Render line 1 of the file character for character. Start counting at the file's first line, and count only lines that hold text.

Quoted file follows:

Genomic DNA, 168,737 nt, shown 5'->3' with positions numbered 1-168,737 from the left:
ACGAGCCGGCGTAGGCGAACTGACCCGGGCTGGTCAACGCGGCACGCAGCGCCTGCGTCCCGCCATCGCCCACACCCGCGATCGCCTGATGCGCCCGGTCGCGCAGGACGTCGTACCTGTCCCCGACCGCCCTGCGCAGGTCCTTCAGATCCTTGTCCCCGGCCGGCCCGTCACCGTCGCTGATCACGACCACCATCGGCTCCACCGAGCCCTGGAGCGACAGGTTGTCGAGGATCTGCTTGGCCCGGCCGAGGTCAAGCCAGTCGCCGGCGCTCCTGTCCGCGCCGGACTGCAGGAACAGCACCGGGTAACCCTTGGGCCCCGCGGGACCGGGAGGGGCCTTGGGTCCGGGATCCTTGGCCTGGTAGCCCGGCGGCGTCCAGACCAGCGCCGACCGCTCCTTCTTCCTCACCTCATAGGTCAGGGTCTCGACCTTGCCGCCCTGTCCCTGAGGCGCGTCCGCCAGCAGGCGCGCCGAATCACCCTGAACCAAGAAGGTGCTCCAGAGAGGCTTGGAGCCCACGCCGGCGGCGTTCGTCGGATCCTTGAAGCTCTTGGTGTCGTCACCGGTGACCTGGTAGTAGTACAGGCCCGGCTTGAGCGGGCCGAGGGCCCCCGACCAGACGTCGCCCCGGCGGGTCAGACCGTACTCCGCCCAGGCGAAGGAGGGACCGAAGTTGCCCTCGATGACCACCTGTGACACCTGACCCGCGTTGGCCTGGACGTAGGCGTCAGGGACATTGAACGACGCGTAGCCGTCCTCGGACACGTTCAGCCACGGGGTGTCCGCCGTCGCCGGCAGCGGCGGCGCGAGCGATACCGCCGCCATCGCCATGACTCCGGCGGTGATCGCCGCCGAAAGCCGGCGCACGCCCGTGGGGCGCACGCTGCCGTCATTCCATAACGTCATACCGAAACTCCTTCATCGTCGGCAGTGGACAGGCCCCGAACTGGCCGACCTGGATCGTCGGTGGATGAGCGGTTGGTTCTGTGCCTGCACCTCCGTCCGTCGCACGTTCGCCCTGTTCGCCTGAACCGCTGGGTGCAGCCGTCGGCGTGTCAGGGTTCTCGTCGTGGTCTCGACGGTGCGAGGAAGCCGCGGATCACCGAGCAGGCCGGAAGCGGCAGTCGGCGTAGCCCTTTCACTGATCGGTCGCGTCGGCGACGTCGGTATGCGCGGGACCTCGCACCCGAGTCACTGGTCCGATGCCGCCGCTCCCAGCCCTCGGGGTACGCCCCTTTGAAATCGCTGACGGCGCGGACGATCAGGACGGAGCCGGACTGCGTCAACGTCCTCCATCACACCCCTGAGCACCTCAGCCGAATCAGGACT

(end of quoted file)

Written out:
Genomic DNA, 168,737 nt, shown 5'->3' with positions numbered 1-168,737 from the left: